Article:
• Tue. Sep 22nd, 2020

Dimancherouge

Technology

Blockchain startup used by Deloitte and KPMG has new crypto tools

  • $100 million startup BRD announced new partnerships with high-profile cryptocurrency companies to work with its developer platform Blockset, a suite of tools to allow large enterprise companies to build blockchain applications.
  • The company zeroed in on established firms in the finance world like Deloitte, Fidelity Investments, and KPMG, which is using Blockset to build crypto infrastructure for big banks.
  • This comes a few months after the US announced that any national bank could offer cryptocurrency services, legitimizing a once rogue area of finance. 
  • Hundreds of companies now use Blockset for their enterprise infrastructure.
  • Visit Business Insider’s homepage for more stories.

$100 million blockchain startup BRD rolled out cryptocurrency tools and partnerships now used by Deloitte, KPMG, and Fidelity as part of its mission to make cryptocurrency more accessible

$100 million blockchain startup BRD rolled out cryptocurrency tools and partnerships now used by Deloitte, KPMG, and Fidelity as part of its mission to make cryptocurrency more accessible

Back in January, $100 million startup BRD rolled out an enterprise developer platform to allow big companies like Deloitte, KPMG, and Fidelity to use blockchain technology to securely move and store information, and it’s now announcing new partnerships with major crypto-security companies to make those tools more robust.

The developer platform, called Blockset, makes it easy for companies to call on its application programming interface (API) to use blockchain technology for things like securing title registrations on a house or transferring funds. BRD’s new partnerships with CipherTrace, Unbound Tech, Elliptic, and Chainalysis will allow customers to integrate anti-money laundering technology and maintain regulatory compliance through actions like checking for — and reporting — suspicious activity.

BRD CEO Adam Traidman told Business Insider that its customers will be able to use Blockset to build blockchain tools that it can then offer their own clients: “We want to be the underpinnings of the technology that they use to deliver,” he said. 

There’s a number of reasons why enterprise companies might want to deploy blockchain initiatives. Firms can use blockchain to share medical information securely, send and receive money transfers, or track original art and music to make sure copyright isn’t being infringed upon. It could even be used to prevent voter fraud: The USPS filed for a patent on voting technology using blockchain that would allow citizens to cast their votes through an online portal back in August.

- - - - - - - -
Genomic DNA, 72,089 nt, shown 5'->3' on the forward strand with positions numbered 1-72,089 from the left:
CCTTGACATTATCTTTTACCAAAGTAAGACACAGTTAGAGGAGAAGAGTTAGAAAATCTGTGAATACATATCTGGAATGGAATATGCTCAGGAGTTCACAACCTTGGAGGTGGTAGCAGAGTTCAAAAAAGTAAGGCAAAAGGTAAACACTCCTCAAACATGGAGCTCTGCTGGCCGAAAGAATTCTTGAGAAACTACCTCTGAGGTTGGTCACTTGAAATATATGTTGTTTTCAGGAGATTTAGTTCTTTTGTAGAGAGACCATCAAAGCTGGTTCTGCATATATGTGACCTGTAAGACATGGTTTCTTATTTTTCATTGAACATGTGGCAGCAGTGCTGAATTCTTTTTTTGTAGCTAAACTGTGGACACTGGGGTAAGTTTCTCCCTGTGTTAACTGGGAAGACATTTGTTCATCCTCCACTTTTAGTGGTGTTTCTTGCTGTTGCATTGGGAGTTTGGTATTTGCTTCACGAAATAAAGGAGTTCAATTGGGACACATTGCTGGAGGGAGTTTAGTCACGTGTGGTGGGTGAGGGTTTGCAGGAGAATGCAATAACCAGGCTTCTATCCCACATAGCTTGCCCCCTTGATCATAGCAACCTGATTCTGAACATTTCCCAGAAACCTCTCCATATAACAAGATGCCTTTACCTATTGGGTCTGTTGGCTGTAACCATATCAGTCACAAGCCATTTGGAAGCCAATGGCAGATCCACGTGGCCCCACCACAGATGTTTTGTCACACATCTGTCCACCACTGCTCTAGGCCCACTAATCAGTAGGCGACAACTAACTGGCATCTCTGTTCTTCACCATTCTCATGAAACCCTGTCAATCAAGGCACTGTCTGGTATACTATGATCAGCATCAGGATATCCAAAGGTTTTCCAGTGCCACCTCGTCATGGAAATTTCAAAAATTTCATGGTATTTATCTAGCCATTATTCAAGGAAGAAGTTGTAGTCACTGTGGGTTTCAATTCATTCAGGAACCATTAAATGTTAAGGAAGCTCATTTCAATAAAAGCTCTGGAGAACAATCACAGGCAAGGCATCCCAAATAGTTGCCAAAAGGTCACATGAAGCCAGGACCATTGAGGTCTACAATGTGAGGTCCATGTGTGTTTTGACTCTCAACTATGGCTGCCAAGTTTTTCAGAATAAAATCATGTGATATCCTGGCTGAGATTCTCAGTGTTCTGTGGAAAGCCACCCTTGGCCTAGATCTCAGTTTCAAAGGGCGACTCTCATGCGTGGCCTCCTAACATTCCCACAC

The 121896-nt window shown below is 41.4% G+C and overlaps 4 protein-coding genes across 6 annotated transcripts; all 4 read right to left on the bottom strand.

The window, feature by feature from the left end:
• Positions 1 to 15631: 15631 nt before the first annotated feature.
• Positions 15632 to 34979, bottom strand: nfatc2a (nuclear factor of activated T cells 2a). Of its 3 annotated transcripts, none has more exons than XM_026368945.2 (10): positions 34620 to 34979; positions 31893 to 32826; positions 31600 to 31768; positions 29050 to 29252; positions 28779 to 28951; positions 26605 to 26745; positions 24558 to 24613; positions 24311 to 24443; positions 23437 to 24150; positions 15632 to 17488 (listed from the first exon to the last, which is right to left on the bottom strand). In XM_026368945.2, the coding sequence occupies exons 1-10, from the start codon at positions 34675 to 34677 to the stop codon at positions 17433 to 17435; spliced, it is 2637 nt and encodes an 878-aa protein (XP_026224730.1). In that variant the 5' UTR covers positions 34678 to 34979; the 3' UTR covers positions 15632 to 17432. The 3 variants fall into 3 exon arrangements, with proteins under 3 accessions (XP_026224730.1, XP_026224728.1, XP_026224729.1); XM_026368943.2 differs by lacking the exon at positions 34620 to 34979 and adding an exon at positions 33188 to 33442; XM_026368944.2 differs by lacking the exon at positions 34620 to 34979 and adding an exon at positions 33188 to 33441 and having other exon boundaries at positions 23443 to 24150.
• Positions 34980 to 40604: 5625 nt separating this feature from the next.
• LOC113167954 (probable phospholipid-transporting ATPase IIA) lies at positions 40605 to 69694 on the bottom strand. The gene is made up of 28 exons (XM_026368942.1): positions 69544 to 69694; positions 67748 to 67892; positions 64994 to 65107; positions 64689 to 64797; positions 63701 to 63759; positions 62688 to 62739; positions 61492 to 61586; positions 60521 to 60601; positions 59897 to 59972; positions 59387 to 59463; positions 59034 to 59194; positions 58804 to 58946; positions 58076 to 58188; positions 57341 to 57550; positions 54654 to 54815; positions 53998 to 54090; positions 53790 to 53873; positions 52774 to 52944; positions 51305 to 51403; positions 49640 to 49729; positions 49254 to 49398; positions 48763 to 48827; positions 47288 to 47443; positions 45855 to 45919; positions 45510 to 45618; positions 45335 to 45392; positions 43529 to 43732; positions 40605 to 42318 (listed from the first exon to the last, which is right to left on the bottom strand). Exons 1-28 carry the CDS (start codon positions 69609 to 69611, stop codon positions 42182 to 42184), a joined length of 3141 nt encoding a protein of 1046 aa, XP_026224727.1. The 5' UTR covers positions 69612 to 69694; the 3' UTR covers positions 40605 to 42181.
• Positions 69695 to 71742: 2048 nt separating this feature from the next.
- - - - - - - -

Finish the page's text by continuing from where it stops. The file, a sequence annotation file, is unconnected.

KPMG, for instance, is using BRD’s Blockset tools to build a product called Chain Fusion that it offers to financial institutions to help them manage cryptocurrencies, including through fraud mitigation. Using BRD’s tools, firms like KPMG can get the benefits of blockchain without having to hire domain experts and start from scratch, while these kinds of partnerships also help normalize the use of blockchain and cryptocurrencies in general.

“You trust system integrators and auditors — companies like KPMG —more than you trust Silicon Valley startup companies in the crypto space,” Traidman said. 

More people and companies are interested in adopting blockchain

BRD has gone through many shifts in its five-year history. 

It launched the first Bitcoin wallet in the App Store back in 2014, when it was called Breadwallet, and eventually broadened its scope to offer a support of other cryptocurrencies like Ethereum, Ripple, and more. That wallet now has 6 million customers worldwide and 550,000 monthly active users.

The company also rebranded itself: First from Breadwallet to Bread, and then to BRD in 2018, all while raising a grand-total of $54.8 million at a $100 million valuation. 

It’s latest product launch, Blockset, actually came about on accident. SBI Group — BRD’s largest investor and Japan’s largest online broker — saw the back-end infrastructure of BRD’s consumer-facing cryptocurrency wallet and wanted to use it to create specific applications for its own company. 

“They paid us to productize what was our consumer business into a great enterprise product,” Traidman said. 

Less than six months after the launch, some big news aligned with the firm’s own goal of legitimizing blockchain and cryptocurrencies. 

The US Office of the Comptroller of the Currency announced in July it would let all US banks offer cryptocurrency services, like storing private keys, digital wallets, or other private assets. 

“To me, that was a huge turning point in the industry,” Traidman said about the announcement. 

Without centuries of history behind it, coupled with a recent high-profile bitcoin scam on Twitter and unpredictable fluctuations in the market that can be spurred by TikTok challenges, cryptocurrencies make many people apprehensive. 

But Traidman said that building trust with big players in the finance industry is part of his goal of giving more customers to access cryptocurrency tools.

“You’ve got to work with trusted brands like KPMG to build a bridge so that the traditional financial institutions start to get comfortable with it,” he said. 

Companies pay for Blockset monthly, and the BRD charges a fraction of a penny for each API call. Over a thousand developers have signed up for Blockset since January, hundreds of companies use its freemium model and about a half a dozen companies – from banks to insurance companies to global accounting agencies – pay to utilize the API in their infrastructure. Dozens more are rolling out projects by the end of the year, not all to do with banking, Traidman said: “It makes me really excited because it means that we can enable a lot more than just finance.”

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